Several months ago I wrote about a weekly Bingo session where things occasionally get out of hand. There are myriad problems at that venue. First, the games are played in a restaurant and adjacent bar where there is the usual kind of noise you would expect in that situation. Secondly, the PA system is inadequate. Third, on many nights people in the bar are allowed to play; but, the caller can’t hear anyone who yells “BINGO” from that room. The possible winner has to come to the adjacent room where the caller is. By that time, the caller has usually gone on to the next number. Additionally, the hotel where the games take place often has very few prizes to give. If there’s more than one winner, a play-off is necessary. Add to this the fact that alcohol is being served in both rooms. What you have here is a recipe for disaster.
We tend to think of Bingo as a fun, informal kind of game. That is true. But, in order to remain fun and informal, the game has to be organized and fair for everyone. If you let things get out of hand, it’s not fair to anyone. I am glad that I am not the caller in the hotel/bar situation I mentioned earlier. I think calling Bingo in that venue would be like trying to call Bingo and maintain order in a busy bus station.
I mention this because I used to think that the kind of regimentation I would sometimes see at professional halls in Vegas and Reno and Atlantic City was a little too much and stuffy. Now, I feel differently. But, there is a fine line between maintaining order and being too regimented. As much as I truly enjoyed the countless thousands of hours of Bingo I played while living in Las Vegas or traveling to big Bingo venues, my best times have been at the small halls where neighbors and friends play—the VFWs and the Elks and American Legions and K of C’s charity halls.
Remember a year or so ago when I played Bingo back in my hometown in southern Indiana? I sat in the same cafeteria where I had played back in the mid-1950s. Bingo was part of how we paid for the new school. Everything was perfect. I wish every person reading this could go to that little town in Indiana and experience that easygoing kind of game.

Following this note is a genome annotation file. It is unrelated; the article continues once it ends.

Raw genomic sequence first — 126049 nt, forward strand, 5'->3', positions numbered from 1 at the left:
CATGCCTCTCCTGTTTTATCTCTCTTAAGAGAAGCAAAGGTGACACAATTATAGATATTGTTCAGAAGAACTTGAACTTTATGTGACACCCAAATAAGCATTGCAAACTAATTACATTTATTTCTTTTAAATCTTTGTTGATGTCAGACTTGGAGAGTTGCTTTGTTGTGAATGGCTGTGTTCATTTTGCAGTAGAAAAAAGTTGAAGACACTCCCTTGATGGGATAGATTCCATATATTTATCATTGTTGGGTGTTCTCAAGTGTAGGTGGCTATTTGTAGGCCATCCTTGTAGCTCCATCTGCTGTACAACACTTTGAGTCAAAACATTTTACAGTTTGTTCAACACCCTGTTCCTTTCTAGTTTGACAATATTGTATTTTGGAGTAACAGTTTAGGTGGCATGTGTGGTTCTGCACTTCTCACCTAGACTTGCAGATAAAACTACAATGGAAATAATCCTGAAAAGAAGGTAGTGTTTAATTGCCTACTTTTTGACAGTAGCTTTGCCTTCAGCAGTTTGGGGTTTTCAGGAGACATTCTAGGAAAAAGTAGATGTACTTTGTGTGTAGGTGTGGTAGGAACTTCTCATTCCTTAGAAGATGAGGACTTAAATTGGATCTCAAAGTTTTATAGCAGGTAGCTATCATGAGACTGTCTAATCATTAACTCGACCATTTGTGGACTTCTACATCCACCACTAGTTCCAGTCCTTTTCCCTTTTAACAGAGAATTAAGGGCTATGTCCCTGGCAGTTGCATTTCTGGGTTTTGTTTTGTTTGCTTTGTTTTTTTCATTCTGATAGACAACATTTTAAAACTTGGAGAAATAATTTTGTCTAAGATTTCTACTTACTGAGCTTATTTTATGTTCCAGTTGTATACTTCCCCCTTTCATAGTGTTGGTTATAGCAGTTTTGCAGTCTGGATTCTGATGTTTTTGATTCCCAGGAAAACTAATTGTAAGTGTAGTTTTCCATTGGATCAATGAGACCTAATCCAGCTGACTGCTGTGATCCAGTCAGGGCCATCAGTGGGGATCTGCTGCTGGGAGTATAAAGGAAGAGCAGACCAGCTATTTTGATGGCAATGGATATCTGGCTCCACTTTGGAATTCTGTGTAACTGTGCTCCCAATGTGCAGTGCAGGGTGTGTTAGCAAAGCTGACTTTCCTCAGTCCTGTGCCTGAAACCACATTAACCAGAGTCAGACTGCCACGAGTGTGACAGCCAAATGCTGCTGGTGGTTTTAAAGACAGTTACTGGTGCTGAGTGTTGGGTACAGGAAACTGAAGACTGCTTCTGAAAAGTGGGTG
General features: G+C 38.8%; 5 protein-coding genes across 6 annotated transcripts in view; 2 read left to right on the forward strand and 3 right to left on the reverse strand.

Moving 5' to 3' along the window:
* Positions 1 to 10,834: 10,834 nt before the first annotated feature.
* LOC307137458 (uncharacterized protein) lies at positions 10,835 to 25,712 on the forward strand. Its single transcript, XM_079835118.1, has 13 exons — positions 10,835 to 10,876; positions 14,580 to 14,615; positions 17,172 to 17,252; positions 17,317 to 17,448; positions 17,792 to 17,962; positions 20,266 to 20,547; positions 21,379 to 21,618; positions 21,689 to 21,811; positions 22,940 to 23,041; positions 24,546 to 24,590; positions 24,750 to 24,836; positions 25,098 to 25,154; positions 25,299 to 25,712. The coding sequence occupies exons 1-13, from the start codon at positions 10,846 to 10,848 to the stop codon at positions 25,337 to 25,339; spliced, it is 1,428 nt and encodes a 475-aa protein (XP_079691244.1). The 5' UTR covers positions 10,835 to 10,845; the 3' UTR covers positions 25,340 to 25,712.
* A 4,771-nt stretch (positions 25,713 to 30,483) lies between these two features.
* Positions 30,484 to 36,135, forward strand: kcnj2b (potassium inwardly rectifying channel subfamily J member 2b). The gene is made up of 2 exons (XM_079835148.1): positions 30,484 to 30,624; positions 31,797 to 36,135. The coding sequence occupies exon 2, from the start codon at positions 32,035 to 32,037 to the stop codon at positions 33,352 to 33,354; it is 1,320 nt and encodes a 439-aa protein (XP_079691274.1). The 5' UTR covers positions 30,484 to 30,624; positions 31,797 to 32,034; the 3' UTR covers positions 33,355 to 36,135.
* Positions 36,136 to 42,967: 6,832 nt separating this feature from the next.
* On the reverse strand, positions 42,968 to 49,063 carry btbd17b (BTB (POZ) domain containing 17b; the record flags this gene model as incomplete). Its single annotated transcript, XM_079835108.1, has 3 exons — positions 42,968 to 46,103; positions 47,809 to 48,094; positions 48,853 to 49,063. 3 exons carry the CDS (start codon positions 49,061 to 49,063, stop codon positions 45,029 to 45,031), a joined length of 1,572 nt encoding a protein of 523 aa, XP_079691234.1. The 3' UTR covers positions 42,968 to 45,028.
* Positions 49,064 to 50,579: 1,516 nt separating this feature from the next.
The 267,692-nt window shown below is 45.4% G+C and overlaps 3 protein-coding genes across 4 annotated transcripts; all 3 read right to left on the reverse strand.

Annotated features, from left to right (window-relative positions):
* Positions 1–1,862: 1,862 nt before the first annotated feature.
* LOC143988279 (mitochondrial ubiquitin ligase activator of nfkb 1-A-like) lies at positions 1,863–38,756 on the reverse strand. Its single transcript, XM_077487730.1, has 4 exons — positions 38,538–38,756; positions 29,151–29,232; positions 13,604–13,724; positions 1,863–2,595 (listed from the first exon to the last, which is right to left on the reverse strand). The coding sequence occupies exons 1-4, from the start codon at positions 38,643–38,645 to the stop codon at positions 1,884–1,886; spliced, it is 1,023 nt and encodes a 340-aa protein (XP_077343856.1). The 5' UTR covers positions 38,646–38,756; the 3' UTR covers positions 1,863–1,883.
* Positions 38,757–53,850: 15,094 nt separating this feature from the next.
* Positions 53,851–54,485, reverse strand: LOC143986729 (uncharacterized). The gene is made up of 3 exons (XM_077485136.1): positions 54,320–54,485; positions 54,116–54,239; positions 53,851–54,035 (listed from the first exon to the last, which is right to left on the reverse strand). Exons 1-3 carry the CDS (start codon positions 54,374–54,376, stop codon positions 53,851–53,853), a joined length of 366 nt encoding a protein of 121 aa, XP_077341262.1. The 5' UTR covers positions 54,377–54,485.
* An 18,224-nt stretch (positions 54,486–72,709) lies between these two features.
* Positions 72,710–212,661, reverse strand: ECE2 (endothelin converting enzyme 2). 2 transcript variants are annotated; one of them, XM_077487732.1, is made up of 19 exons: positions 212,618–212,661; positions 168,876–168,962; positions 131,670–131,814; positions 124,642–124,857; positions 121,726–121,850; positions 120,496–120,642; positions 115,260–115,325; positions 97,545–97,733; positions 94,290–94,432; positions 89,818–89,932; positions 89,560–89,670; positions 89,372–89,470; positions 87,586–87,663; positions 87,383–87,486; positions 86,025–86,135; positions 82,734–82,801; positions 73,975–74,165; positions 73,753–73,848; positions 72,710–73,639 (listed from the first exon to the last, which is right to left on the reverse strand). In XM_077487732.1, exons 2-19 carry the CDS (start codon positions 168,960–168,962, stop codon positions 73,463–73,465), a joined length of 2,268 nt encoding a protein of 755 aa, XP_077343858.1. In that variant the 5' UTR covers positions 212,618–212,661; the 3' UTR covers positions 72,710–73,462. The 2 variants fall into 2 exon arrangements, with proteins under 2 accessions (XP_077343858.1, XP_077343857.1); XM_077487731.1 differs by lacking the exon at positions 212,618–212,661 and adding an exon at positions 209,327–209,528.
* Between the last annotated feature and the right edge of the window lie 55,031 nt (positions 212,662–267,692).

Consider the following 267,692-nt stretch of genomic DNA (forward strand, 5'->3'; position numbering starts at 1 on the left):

So, what can we do to bring fun back to the old game? It’s no wonder so few people scream when they win. It’s almost as if WE are there, but the GAME isn’t there anymore. Next time: Letters to bobonbingo.
Drop me a line on the Internet: firstname.lastname@example.org. And, if you don’t have e-mail, a friend says you can use his physical address: DD, Box 5441, Palm Springs, CA, 92263.
I am an elderly senior. Just so you know, we elderly seniors are the ones who, thirty years ago, rushed around getting those senior discount cards the minute we turned fifty-five. They made our wallets too bulky, aggravated the people in line at the grocery store and if we tried to use that AARP card at motels they always said they had already discounted our fees. Before long we had it all figured out. Discount cards were more merit badges than money savers, but we’re okay with that.
We elderly seniors looked forward to getting up and lounging around in our robes till noon instead of going to work. Well, that was nice for a while, but it got boring. We missed our co-workers. When we called them they were at work or getting ready for work, or just got home from work. We see them every night at Bingo. So we are okay with that.
A number of things about retirement turned out not to be the Utopia we were all looking forward to. I know, I just dangled a preposition. When you are an elderly senior it’s perfectly ok to do that. What we are NOT okay with is that the younger generation has tried to change the meaning of some of our words. And we want it stopped. Here are a few examples: